Around one employee in three intends to opt out of the Government's plans to automatically enrol them into company pension schemes or the National Employment Savings Trust (NEST), research by the National Association of Pension Funds (NAPF) suggests.
The most common reason, given by almost half (48%) of those polled, was that they cannot afford to make the minimum 4% contribution to the scheme, despite the incentive of an additional 3% being put in by employers and 2% by the Government.
A further 29% said that they would look to opt out because they did not trust the Government and 26% expressed similar concerns about the pensions industry.
NAPF is calling on the pensions industry to be clearer about the fees and charges imposed on schemes, with 80% of those surveyed saying that they wanted greater transparency about how pensions worked and what they cost.
Joanne Segars, NAPF chief executive, said: "People are wary of pensions and that's a big threat to auto-enrolment. We're alarmed that so many say they'll reject the new deal, and the picture has got worse since the recession.
"The pensions industry has to be much more upfront about what it is doing. People need information about their pension in a form they understand. That means pounds and pence, not basis points and unit prices."
More than half of employees do intend to stay enrolled in the pension, the research found, with 31% saying that they would have to cut back in other areas to fund it.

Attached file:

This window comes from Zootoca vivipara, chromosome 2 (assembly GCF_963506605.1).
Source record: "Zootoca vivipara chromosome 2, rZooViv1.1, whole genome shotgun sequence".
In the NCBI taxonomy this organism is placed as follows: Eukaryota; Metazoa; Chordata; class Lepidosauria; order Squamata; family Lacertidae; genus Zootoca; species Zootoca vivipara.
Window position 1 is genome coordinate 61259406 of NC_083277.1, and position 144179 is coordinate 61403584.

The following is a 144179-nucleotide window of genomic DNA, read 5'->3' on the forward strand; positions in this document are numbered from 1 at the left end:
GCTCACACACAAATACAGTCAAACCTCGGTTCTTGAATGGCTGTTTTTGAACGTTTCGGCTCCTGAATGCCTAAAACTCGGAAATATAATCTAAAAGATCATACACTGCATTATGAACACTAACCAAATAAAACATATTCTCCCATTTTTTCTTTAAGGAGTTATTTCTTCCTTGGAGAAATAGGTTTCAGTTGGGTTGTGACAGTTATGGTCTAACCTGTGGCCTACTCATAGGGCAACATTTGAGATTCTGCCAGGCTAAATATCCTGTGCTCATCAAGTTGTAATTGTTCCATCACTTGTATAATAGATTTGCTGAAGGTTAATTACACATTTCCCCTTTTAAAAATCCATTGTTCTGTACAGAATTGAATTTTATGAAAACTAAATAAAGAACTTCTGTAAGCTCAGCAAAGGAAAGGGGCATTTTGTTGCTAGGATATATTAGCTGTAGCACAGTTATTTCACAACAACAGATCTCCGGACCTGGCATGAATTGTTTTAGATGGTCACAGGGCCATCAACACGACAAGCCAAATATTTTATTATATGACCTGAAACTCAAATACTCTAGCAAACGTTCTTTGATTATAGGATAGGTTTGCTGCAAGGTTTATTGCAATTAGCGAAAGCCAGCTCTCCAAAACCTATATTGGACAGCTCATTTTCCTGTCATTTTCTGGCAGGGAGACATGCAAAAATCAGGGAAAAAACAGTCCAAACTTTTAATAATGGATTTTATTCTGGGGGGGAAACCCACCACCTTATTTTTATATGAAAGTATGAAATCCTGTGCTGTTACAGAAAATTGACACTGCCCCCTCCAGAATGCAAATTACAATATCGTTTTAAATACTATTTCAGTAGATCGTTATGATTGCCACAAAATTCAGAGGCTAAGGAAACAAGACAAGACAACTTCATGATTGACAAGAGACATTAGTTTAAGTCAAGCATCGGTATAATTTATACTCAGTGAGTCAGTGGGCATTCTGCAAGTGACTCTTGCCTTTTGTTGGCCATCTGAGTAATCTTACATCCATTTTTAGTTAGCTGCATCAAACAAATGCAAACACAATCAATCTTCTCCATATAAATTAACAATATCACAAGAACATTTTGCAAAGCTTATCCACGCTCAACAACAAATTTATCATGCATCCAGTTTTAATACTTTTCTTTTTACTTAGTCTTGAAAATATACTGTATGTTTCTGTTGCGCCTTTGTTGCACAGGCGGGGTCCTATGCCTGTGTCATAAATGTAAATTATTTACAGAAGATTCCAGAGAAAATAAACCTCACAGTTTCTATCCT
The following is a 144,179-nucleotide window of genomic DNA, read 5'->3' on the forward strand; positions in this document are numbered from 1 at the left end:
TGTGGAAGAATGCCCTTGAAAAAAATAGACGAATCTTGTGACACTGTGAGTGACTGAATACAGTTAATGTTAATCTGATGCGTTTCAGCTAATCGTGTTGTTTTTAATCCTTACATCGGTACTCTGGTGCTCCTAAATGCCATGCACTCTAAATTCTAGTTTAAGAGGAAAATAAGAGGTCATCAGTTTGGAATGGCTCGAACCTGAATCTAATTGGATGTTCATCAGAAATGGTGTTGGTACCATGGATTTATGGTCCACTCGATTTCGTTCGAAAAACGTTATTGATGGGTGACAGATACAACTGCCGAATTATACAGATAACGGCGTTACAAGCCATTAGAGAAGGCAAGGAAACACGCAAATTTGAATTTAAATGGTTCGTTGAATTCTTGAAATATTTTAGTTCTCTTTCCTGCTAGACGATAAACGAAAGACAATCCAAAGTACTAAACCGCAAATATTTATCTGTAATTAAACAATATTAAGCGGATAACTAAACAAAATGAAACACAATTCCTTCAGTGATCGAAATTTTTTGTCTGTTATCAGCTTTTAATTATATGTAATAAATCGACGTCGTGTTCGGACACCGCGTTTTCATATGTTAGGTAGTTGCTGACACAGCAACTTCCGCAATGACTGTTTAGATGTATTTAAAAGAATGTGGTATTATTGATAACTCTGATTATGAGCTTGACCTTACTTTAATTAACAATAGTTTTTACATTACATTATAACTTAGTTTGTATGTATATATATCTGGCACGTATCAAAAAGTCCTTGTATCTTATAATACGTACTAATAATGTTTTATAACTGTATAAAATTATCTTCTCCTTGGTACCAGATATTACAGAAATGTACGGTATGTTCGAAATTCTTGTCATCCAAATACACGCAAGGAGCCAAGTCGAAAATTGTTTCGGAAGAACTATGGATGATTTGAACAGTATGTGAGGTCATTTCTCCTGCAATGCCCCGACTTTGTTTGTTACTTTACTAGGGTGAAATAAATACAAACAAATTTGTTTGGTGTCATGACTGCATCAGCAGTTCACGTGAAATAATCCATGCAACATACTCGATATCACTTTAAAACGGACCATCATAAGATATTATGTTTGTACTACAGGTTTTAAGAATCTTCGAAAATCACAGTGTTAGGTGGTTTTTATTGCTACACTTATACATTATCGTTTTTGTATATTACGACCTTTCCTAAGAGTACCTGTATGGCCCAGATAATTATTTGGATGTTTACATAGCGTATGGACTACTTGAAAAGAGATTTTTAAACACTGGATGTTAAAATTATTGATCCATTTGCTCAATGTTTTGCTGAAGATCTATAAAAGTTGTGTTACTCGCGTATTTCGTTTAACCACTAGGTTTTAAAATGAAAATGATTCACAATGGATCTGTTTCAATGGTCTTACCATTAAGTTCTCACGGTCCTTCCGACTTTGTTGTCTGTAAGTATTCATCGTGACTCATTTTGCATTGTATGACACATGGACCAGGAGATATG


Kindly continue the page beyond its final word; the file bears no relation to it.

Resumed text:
A separate survey by Mercer found that the majority of employers currently offering pension schemes intend to maintain their existing level of contribution for all staff, while 16% will do so only for current members.
Just 2% said that they would reduce the amount they pay into schemes to the minimum required in order to fund the employer contribution for new entrants.
The research also found that two-thirds of organisations have only just started to think about auto-enrolment, with 15% not having given the matter any thought at all.
Rachel Brougham, principal and head of Mercer's auto-enrolment initiative, said that companies that had to offer auto-enrolment by 2013 needed to take action now to ensure they were prepared.
"Delay too long and they could well find provider capacity exhausted, leaving them facing the prospect and consequences of non-compliance or trying to engage with NEST at the last minute," she said.